Huawei, Qualcomm and Samsung are also supporting HD voice and LTE Wi-Fi video calls with their latest chips. The Snapdragon 820 also supports both 802.11ad and 802.11ac 2×2 MU-MIMO, which will allow Wi-Fi connectivity to be up to 2-3x faster than the standard 802.11ac without MU-MIMO, and will be the first commercial mobile processor to take advantage of LTE-U.

See also:

Qualcomm announces LTE-U chips to boost data speeds using the 5GHz spectrum

February 27, 2015

It’s worth noting that most carriers aren’t offering speeds that will max either of these modems speeds out yet, but future proofing has never been a bad thing.

Wrap Up

There you have it, there’s plenty of performance, battery and feature improvements heading our way in 2016. Despite a number of feature similarities, the mobile SoC industry appears to be taking on some quite different approaches to processing than the designs that appeared in nearly all 2015 flagships. It is certainly going to be interesting to see how phones powered by these new chips stack up in the real world.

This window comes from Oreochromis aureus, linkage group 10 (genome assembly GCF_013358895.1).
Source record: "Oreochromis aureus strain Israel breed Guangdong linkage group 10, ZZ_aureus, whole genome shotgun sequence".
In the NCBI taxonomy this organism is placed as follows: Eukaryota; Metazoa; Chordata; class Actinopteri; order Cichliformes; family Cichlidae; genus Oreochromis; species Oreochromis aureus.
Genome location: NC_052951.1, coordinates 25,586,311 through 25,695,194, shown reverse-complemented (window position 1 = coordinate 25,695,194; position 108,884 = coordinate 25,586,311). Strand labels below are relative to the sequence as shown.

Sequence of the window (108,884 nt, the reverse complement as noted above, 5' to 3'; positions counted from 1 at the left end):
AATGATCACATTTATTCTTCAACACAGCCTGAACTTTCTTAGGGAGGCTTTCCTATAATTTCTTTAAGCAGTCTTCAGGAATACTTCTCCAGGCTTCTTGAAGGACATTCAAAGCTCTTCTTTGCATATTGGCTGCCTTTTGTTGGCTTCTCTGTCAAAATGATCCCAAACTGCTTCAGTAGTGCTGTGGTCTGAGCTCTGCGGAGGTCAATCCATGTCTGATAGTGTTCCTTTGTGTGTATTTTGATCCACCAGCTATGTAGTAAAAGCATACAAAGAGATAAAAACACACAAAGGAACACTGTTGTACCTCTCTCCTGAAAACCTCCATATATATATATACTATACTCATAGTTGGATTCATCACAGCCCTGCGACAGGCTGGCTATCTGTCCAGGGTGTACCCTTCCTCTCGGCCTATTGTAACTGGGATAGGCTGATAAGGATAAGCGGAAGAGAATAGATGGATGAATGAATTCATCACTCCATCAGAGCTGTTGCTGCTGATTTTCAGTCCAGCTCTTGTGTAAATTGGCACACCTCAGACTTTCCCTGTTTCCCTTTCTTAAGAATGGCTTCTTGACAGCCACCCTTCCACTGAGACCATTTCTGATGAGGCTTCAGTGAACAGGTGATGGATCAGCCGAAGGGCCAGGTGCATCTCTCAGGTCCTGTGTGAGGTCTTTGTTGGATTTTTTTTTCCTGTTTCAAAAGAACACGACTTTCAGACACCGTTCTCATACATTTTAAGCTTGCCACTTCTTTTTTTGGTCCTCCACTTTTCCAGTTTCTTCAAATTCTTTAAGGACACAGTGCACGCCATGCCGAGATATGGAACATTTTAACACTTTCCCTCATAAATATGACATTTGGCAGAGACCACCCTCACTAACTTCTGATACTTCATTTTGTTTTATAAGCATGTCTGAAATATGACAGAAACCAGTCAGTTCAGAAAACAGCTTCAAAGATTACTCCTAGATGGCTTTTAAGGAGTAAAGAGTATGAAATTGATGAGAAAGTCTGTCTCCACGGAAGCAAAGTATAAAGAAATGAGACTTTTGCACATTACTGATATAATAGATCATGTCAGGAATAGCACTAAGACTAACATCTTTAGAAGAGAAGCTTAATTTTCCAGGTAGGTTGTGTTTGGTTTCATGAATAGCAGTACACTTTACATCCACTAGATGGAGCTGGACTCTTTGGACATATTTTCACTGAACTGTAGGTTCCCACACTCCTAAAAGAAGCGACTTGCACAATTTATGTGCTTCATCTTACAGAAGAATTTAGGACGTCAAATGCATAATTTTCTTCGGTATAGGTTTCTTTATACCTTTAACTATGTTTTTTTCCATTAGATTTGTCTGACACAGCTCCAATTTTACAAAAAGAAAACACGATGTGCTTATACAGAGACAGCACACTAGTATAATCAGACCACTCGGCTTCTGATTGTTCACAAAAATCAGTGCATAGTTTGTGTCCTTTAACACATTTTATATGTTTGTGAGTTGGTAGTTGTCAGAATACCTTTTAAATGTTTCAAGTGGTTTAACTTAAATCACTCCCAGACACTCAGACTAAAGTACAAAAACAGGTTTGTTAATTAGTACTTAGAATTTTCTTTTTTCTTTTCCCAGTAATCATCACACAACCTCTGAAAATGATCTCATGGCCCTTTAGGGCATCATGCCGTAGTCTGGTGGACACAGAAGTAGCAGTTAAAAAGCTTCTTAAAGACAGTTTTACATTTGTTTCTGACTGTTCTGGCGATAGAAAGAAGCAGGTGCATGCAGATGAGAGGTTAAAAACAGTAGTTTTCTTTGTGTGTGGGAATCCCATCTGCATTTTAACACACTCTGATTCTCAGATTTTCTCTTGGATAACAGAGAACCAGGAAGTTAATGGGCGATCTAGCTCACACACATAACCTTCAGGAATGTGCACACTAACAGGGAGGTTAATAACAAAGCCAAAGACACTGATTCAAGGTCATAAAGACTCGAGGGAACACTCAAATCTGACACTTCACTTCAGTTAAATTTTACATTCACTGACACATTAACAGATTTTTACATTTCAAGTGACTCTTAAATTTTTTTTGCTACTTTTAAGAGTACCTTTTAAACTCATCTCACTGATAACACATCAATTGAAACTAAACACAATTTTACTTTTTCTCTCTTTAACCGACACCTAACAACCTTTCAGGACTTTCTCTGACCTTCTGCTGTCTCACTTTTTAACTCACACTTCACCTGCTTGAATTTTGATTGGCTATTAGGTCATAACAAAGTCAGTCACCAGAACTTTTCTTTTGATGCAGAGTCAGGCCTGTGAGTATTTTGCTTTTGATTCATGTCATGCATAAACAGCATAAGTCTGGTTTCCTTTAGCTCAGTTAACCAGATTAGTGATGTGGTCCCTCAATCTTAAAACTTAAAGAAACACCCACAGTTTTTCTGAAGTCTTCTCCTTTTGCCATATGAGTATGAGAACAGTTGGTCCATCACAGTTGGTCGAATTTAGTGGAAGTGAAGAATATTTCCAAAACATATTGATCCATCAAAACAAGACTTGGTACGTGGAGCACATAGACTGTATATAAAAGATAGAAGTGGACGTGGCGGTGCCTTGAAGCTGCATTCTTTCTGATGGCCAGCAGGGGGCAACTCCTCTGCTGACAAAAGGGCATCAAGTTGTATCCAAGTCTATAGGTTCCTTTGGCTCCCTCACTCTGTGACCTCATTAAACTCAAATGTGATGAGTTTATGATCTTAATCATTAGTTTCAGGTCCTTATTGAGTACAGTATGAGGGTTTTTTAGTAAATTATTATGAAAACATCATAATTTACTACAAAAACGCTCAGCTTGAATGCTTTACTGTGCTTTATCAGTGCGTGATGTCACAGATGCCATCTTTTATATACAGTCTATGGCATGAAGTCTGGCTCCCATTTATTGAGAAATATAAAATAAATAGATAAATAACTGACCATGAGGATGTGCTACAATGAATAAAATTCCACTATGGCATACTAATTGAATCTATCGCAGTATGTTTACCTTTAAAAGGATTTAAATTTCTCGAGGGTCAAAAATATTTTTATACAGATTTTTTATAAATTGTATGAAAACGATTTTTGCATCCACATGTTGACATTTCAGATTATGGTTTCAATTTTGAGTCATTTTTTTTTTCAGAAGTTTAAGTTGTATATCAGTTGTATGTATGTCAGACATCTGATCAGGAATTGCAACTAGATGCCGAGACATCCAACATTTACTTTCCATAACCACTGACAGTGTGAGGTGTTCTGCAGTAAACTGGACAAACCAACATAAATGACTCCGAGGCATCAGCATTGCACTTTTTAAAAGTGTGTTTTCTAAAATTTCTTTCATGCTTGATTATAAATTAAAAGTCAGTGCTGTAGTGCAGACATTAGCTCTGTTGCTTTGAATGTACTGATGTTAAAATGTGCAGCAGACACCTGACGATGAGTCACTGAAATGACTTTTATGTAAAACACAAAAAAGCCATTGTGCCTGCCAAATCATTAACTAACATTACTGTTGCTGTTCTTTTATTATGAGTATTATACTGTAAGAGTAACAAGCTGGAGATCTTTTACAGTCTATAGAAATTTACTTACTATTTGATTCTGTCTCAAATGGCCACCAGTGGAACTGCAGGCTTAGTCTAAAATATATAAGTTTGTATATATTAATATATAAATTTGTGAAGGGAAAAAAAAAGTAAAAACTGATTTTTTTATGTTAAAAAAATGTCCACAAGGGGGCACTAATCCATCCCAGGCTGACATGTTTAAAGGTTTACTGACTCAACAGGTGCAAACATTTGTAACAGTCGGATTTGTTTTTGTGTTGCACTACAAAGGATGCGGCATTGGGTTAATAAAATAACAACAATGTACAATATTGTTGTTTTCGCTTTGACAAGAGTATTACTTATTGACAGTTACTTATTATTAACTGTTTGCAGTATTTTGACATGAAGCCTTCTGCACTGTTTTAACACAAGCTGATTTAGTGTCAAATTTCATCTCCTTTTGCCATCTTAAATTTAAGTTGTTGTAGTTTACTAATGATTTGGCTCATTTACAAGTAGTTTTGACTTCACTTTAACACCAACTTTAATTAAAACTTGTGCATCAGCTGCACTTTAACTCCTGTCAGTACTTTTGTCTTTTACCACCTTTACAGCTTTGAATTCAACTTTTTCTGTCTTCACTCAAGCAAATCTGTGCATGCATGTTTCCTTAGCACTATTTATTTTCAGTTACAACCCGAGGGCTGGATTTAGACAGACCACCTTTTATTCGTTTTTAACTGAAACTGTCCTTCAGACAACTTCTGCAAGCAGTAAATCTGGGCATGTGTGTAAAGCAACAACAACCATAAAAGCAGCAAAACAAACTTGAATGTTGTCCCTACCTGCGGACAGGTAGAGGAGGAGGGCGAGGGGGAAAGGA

This generation:

SoC showdown: Snapdragon 810 vs Exynos 7420 vs MediaTek Helio X10 vs Kirin 935

November 6, 2015
Robert Triggs
Lead Technical Writer at Android Authority, covering the latest trends in consumer electronics and hardware. In his spare moments, you'll probably find him tinkering with audio electronics and programming.
  • Grahaman27

    just a note on the spec list, the 820 is not a “4x Kryo @ 2.2GHz” but instead an “HMP solution with two high-performance cores clocked at 2.2 GHz and two low-power cores clocked at 1.6 or 1.7GHz”